The RF400 was a 100 mW spread spectrum radio/modem for point-to-point and point-to-multipoint data logger communications. It could serve as a field radio/modem connected to a data logger or as a base station radio/modem connected to a computer. The RF400 had a 910 to 918 MHz operating frequency range, which was used in the US/Canada.
Note: In the image, the RF400 is shown with the 14204 indoor antenna.
|Operating Frequency||910 to 918 MHz|
|Type||Frequency Hopping Spread Spectrum (FHSS) Transceiver|
|I/O Data Rate||9600 bps|
|Channel Capacity||65,000 Network Identifiers share 25 hop channels.|
|Frequency Hopping Patterns||Six different selectable patterns|
|Frequency Control||Direct FM|
|Receiver Sensitivity||-110 dBm at 10-4 bit error rate Campbell Scientific protocols will issue retries wherever a bit error occurs.|
|Interface Rejection||70 dB (at pager and cellular phone frequencies)|
|Transmitter Power Output||100 mW (nominal)|
|Antenna Connector||Reverse polarity SMA|
|Operating Temperature Range||-25° to +50°C|
|Power||9 to 16 Vdc|
|LEDs||Power on, TX, RX, diagnostics|
|CS I/O Connector||9-pin “D” pin (male) for all needed communications lines. Newer loggers provide power to the radio on this connector. Older loggers may require optional power cable pn 14291.|
|RS-232 Connector||9-pin “D” socket (female) for TX, RX, CTS, ground RS-232 levels|
|Power Connector||Barrel connector, center positive 12 V for use in base station configuration or with older data loggers. Newer loggers provide power to the radio on the CS I/O connector.|
|Weight||227 g (8 oz)|
Average Current Drain
|Standby||< 1 mA (assuming power-saving options used)|
|Transmitting||< 75 mA|
Note: The following shows notable compatibility information. It is not a comprehensive list of all compatible or incompatible products.
|CR9000 (retired)||Although the CR9000X and CR9000 are compatible, the RF400 radio does not support their fastest communication rates, and is therefore not practical for most of their applications.|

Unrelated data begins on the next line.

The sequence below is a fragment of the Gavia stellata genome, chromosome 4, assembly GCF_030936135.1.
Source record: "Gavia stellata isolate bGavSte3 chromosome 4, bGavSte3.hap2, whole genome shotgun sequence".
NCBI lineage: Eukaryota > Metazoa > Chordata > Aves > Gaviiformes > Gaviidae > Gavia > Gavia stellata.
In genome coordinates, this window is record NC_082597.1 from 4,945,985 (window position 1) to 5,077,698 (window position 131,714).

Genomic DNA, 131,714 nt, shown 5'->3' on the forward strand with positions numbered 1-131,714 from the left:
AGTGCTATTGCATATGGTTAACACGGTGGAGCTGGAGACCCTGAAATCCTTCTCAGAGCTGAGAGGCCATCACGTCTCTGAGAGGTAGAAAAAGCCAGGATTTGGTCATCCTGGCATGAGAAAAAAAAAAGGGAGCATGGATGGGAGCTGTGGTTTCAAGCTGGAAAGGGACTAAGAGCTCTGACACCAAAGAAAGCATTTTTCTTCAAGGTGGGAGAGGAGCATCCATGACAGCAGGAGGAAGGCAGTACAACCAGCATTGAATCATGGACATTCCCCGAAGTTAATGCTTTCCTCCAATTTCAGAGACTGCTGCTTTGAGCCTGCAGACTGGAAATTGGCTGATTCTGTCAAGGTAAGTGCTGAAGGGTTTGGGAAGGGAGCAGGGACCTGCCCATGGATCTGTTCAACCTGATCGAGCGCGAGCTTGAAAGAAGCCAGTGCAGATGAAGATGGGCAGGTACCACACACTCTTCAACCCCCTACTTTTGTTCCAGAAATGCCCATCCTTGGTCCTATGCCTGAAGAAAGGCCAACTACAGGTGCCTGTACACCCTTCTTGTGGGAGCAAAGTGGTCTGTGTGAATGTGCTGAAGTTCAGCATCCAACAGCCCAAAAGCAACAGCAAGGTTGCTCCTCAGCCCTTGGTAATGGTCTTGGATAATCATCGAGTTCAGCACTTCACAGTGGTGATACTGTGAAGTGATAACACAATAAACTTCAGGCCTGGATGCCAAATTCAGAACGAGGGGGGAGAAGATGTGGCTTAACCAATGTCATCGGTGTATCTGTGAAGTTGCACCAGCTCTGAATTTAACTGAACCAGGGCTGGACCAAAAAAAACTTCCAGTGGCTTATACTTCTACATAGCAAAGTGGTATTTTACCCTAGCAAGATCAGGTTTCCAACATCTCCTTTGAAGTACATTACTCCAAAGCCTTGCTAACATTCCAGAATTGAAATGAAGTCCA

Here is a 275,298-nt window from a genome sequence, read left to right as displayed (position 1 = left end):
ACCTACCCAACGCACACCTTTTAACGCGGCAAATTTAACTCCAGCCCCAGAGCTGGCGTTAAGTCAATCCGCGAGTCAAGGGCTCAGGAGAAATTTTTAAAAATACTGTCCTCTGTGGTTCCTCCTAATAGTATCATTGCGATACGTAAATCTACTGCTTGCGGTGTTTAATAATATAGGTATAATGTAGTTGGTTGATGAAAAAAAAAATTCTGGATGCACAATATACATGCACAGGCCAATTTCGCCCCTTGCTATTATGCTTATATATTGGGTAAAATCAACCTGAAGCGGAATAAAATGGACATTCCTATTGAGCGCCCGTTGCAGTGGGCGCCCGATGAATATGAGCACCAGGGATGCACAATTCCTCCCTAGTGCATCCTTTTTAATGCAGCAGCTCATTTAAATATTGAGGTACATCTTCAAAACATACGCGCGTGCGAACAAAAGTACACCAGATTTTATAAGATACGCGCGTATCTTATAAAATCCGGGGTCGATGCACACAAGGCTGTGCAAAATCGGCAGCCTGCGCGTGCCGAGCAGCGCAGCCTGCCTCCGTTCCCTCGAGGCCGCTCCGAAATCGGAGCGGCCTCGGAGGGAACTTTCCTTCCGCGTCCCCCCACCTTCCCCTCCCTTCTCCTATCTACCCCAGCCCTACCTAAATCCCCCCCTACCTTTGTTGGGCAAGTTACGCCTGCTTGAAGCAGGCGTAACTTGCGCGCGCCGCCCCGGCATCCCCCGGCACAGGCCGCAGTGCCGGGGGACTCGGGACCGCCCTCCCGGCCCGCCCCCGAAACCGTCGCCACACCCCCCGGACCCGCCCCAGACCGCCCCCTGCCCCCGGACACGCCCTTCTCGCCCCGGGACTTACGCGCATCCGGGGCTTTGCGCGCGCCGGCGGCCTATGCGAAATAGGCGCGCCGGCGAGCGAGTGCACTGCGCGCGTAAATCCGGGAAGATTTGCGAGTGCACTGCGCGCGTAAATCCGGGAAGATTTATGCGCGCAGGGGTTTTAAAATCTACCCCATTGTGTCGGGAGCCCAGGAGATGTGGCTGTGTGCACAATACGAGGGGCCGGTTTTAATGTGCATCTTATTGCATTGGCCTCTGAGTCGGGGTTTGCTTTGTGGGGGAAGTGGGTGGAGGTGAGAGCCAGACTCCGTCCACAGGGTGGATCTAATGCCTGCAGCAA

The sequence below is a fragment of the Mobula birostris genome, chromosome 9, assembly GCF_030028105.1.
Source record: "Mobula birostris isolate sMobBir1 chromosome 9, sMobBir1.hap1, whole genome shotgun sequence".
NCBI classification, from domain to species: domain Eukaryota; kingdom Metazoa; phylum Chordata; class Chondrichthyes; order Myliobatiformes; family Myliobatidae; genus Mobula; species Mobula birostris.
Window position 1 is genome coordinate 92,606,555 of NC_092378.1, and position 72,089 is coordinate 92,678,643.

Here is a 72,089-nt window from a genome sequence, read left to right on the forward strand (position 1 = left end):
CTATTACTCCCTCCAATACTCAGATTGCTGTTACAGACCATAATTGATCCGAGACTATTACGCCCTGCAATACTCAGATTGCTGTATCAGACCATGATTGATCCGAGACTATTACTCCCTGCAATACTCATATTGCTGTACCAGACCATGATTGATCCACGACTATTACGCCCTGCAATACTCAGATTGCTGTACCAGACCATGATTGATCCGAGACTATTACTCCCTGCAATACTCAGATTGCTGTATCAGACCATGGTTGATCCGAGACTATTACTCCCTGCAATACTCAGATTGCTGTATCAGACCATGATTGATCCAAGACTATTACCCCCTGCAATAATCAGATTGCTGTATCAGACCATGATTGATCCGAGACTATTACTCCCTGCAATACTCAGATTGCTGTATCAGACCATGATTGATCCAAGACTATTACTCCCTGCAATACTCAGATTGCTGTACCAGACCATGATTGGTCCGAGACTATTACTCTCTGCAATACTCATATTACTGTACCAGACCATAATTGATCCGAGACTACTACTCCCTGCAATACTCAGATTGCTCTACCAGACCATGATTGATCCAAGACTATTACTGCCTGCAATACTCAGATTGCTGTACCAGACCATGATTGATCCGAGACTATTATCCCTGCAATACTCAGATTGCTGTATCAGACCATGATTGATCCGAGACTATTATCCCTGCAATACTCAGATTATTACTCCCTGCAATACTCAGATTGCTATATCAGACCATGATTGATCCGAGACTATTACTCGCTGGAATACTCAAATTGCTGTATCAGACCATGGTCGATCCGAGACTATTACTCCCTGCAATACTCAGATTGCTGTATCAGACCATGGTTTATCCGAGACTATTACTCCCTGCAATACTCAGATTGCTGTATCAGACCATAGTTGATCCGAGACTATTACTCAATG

|CR9000X (retired)||Although the CR9000X and CR9000 are compatible, the RF400 radio does not support their fastest communication rates, and is therefore not practical for most of their applications.|
The RF400 can transmit data to another RF400 radio or a CR205 datalogger. The RF400 may also be used in a network with RF401 radios and/or CR206(X) dataloggers if all of the RF401 radios and CR206(X) dataloggers are set to the transparent mode.
Campbell Scientific does not recommend using the RF400 in networks containing FGR-115 or RF450 radios.
A desiccated, non-condensing environment is required. The 14162 Mounting Kit includes hardware for securing the RF400 to an enclosure backplate (see Ordering Info).
Current RF400, RF410, RF415 firmware. Requires the Device Configuration Utility.
A software utility used to download operating systems and set up Campbell Scientific hardware. Also will update PakBus Graph and the Network Planner if they have been installed previously by another Campbell Scientific software package.
Supported Operating Systems:
Windows 11, 10, 8.1, 8, and 7 (Both 32 and 64 bit)
Number of FAQs related to RF400: 6
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The functions of the RF401-series and RF400-series are essentially the same when using the transparent protocol with mixed-array data logger operating systems. The biggest change is the addition of two new protocol options in the RF401: PB Aware and PB Node. These new protocol options make the radio easier to use in a PakBus network.
Campbell Scientific continues to provide the RF400 to RF401 upgrade as a service. There is a minor upgrade (pn 18206) and a major upgrade (pn 18207). As the RF401 is now retired, however, it may be a better investment to forego the upgrade and purchase a new, higher output, 250 mW RF401A radio instead. No upgrade service is available to convert an RF400 or RF401 to an RF401A.
To achieve the same characteristics and performance of an original RF401, order the major RF400 to RF401 upgrade service (pn 18207).
For an RF401A to communicate with an RF400, the RF401A must be configured to use the transparent communications option.
Yes. The RF401A protocol needs to be set to transparent, which will communicate with the RF400 devices. However, if there are RF400 devices that are set to addresses of 28, 44, 52, 56, or 60, they must be changed when the RF401A radios are added to the network.
No. In this scenario, the base RF401A can only communicate with the RF400 devices via the transparent communications protocol, or with the CR206X dataloggers via the PakBus protocol.